Prevalence of human papillomavirus infection among women presenting for cervical cancer screening in Chile, 2014–2015
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Cervical cancer is the fourth most common malignancy in women worldwide. In Chile, cervical cancer is the second leading cause of death among women of reproductive age, causing more than 600 deaths annually. This study was carried out to determine the burden and confirm the predominant human papillomavirus (HPV) genotypes among women presenting for cervical cancer screening in public health services in Chile. Women aged 18-64 years residing in the north and central areas covered by six primary care centers of Santiago, Chile, were invited to participate from March 2014 to August 2015. Cervical swabs were examined both HPV genotyping by PCR and Reverse Line Blot, and cervical cytology by Pap testing. A total of 1738 women were included in this study: 11.1 % were HPV positive, 9.7 % were high-risk types positive, 3.2 % were low-risk types positive, 1.4 % were Pap positive and 0.9 % were positive by both tests. The four most predominant genotypes were 16, 66, 51 and 59, with prevalence of 2.8, 1.4, 1.2 and 1.2 %, respectively. Multiple HPV infections were detected among 3.8 % participants. Age-specific prevalence of HPV showed a peak in HPV infection at younger ages (aecurrency sign30 years), declining to a plateau in middle age. Among women with normal cytology, the 9.4 % were HPV positive, while 58.3 % of women with abnormal cytology were HPV positive. These findings show new epidemiological data confirming HPV 16 and 66 as the most predominant genotypes in Chile. These data are important for design successful strategies for prevention of cervical cancer in Chile.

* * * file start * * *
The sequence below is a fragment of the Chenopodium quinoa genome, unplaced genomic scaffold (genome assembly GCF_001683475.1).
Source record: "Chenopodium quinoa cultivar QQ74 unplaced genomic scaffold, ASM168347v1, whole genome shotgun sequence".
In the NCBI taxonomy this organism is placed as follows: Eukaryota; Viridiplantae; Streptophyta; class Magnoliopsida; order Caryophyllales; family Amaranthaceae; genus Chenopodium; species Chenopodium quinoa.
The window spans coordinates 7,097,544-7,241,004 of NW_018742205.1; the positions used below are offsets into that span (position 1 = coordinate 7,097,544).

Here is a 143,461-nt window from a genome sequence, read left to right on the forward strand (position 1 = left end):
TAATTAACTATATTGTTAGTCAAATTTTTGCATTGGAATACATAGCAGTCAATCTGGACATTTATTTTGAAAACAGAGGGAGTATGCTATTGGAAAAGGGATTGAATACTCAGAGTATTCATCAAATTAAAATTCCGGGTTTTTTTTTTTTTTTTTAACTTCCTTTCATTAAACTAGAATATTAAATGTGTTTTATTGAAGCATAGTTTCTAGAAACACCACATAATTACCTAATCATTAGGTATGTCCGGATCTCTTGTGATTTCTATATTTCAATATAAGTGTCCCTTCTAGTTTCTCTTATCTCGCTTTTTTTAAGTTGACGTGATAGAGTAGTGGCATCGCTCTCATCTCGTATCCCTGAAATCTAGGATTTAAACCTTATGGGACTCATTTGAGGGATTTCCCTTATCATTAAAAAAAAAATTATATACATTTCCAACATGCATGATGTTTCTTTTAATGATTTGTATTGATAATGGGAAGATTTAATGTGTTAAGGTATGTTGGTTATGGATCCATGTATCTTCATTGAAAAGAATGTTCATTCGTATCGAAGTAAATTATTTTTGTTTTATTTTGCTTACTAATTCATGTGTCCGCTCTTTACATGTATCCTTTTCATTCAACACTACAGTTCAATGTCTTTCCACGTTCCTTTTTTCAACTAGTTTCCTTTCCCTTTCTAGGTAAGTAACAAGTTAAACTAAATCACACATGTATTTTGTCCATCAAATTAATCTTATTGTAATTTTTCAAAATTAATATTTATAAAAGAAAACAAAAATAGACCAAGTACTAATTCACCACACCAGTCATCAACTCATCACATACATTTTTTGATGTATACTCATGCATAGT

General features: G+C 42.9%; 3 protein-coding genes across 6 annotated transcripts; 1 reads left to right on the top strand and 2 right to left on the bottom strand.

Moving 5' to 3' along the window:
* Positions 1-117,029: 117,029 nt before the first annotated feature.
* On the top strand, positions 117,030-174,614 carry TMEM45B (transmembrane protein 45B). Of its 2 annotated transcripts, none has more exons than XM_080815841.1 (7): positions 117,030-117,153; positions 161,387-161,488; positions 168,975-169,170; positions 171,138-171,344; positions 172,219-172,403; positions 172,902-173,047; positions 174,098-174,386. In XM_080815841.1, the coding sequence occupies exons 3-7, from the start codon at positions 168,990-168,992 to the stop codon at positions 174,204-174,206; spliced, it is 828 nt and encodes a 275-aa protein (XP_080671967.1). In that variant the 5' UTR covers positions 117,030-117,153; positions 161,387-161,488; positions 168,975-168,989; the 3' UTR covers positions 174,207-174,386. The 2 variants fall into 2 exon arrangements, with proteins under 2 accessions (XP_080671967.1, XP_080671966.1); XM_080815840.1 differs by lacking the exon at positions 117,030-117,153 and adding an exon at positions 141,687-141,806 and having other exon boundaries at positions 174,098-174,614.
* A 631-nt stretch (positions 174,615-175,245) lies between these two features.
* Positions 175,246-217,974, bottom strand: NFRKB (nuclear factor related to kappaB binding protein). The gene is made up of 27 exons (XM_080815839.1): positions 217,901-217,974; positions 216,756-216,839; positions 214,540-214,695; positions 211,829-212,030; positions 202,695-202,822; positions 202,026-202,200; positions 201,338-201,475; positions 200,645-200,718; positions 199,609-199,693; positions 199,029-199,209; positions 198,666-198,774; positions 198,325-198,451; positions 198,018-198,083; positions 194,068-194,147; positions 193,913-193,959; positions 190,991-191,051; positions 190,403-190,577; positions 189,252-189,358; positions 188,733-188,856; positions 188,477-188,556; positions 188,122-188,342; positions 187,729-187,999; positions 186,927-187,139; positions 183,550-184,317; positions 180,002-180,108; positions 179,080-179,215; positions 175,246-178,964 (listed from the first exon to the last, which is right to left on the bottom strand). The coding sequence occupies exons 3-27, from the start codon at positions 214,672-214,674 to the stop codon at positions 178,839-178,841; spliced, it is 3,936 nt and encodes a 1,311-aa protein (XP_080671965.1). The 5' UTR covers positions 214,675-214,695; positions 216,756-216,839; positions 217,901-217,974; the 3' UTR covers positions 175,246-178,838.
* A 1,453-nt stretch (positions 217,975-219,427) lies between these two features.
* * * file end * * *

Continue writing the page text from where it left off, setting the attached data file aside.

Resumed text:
Artículo de publicación ISI
Cita del ítemMed Microbiol Immunol (2016) 205:585–594
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